Heard on the Street – 6/3/2024

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Welcome to insideBIGDATA’s “Heard on the Street” round-up column! In this regular feature, we highlight thought-leadership commentaries from members of the big data ecosystem. Each edition covers the trends of the day with compelling perspectives that can provide important insights to give you a competitive advantage in the marketplace. We invite submissions with a focus on our favored technology topics areas: big data, data science, machine learning, AI and deep learning. Click HERE to check out previous “Heard on the Street” round-ups.

OpenAI’s GPT-4o Delivers for Consumers, but What About Enterprises? Commentary by Prasanna Arikala, CTO of Kore.ai

“These models should be trained by enterprises to generate outputs within predefined boundaries, avoiding responses that fall outside the model’s knowledge domain or violate established rules. Platform companies should focus their efforts on developing solutions that facilitate this controlled model building and deployment process for enterprises. By providing tools and frameworks for enterprises to build, fine-tune, and apply constraints to these models based on their requirements, platform companies can enable wider adoption while mitigating potential risks. The key is striking a balance between harnessing the power of advanced language models like GPT-4o and implementing robust governance mechanisms with enterprise-level controls. This balanced approach ensures responsible and reliable deployment in real-world business scenarios.”

The benefits of AI in software development. Commentary by Rob Whiteley, CEO at Coder

“A growing concern is ‘productivity debt’ – the accumulated burden and inefficiencies keeping developers from effectively utilizing their time for coding. This is especially true for developers in large enterprises, where productivity can be as little as 6% of their time engaged in coding tasks. Generative AI has emerged as a transformative solution for developers, both at the enterprise and individual level. While AI isn’t meant to replace human input entirely, its role as an assistant significantly expedites coding tasks, particularly the tedious, manual ones. 

The benefits of AI in software development are clear: it speeds up coding processes, reduces errors, enhances code quality and optimizes developer output. This is especially true when generative AI fills in the blanks or autocompletes a line of code with routine syntax – eliminating potential for typos and human error. AI can generate documentation and comment on the code – tasks that tend to be extremely tedious and take away from writing actual code. Essentially, generative AI completes code faster for a direct productivity gain, while reducing manual errors and typos – an indirect productivity gain that results in less human inspection of code. It also improves overall developer experience, keeping developers in flow. Despite generative AI’s enormous promise in the software development space, it’s crucial to approach AI outputs critically, verifying their accuracy and ensuring alignment with personal coding styles and company coding standards or guidelines.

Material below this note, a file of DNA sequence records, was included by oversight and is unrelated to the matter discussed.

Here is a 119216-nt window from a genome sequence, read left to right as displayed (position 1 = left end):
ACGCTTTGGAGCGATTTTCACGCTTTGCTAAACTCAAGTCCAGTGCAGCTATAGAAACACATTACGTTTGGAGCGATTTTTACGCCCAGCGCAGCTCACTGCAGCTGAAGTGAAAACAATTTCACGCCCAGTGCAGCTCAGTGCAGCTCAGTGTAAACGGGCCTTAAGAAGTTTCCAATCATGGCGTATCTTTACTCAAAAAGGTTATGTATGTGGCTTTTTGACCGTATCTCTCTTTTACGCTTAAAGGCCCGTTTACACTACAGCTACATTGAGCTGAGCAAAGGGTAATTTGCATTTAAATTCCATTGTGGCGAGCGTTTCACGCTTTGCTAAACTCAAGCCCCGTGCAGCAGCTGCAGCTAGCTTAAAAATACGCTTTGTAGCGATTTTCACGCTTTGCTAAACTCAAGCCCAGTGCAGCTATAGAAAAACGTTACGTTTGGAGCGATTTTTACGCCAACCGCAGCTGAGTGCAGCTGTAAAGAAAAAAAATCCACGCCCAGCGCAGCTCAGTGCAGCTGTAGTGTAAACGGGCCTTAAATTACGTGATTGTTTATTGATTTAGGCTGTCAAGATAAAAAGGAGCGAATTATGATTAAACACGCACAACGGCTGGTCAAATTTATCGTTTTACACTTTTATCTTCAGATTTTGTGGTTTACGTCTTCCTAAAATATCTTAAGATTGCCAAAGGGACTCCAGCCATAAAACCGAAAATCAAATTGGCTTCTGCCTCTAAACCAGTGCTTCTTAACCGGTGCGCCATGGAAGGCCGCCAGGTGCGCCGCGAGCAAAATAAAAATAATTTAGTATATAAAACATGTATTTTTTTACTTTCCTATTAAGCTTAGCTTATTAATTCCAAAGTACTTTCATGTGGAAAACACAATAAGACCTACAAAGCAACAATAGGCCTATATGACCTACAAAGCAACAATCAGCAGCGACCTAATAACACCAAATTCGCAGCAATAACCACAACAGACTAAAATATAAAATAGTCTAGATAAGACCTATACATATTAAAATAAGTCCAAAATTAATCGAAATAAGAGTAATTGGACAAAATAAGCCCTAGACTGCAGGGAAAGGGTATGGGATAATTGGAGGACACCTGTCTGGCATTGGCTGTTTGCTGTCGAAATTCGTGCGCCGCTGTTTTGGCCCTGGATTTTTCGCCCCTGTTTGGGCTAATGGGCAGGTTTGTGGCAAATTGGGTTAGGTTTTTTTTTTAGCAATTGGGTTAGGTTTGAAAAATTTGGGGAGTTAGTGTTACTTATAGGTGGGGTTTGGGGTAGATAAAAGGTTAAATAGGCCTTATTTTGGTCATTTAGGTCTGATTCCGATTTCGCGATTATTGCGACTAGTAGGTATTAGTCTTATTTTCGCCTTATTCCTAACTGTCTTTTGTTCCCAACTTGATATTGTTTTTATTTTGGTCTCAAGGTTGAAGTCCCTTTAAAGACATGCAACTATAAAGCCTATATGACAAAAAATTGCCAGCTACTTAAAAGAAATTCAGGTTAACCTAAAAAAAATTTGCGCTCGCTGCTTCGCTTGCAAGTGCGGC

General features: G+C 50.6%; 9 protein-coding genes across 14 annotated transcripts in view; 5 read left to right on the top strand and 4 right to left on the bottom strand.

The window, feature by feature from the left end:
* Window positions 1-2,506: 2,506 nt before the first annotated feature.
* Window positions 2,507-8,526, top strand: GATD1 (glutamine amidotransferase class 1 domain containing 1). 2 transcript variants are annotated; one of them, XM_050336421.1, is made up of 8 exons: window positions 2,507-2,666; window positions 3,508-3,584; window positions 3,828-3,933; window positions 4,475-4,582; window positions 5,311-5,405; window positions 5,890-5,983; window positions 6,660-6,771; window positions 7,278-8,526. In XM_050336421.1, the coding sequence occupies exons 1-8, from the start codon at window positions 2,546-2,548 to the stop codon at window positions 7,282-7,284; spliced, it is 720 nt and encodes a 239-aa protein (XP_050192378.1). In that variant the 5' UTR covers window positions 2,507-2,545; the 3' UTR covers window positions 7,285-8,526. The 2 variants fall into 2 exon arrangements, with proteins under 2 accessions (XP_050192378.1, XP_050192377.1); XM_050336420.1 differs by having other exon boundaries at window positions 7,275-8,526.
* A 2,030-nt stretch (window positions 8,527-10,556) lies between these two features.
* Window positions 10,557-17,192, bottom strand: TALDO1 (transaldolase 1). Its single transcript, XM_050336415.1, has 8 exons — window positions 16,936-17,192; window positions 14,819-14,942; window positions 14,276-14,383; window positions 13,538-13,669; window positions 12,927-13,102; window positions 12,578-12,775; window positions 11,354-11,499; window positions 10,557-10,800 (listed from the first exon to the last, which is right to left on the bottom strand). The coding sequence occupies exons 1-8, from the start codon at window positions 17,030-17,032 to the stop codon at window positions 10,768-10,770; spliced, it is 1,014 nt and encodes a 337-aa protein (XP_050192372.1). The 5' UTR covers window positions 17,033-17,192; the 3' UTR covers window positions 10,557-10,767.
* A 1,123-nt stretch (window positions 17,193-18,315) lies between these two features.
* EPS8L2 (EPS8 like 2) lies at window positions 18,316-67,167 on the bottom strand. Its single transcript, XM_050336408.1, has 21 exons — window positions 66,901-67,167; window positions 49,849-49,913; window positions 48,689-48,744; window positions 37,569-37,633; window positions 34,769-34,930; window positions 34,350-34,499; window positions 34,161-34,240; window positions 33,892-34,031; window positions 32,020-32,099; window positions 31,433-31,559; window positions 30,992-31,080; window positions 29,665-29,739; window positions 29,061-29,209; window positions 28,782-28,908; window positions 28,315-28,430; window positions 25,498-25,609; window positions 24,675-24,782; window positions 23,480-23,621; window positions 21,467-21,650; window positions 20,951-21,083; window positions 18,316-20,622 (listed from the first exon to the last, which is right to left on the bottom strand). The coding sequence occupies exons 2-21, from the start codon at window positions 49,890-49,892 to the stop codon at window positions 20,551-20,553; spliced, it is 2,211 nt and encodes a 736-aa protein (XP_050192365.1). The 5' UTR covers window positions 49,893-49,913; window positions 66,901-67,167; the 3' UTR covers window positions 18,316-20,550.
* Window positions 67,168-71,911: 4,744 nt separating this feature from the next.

It’s important to recognize that AI augments rather than replaces developers, making them more effective and efficient. By prioritizing investments that benefit the broader developer population, enterprises can accelerate digital transformation efforts and mitigate productivity debt effectively. Generative AI holds immense promise for enhancing productivity – not only for developers, but for entire enterprises. It reshapes workflows and achieves dramatic time and cost savings across the enterprise. Embracing AI as an interactive and supplementary tool empowers developers to be more productive, get in ‘the flow’ easier and spend more time coding and less time on manual tasks.”

Italy to deploy supercomputer to study effects of climate change. Commentary by Philip Kaye, Co-founder, and Director of Vesper Technologies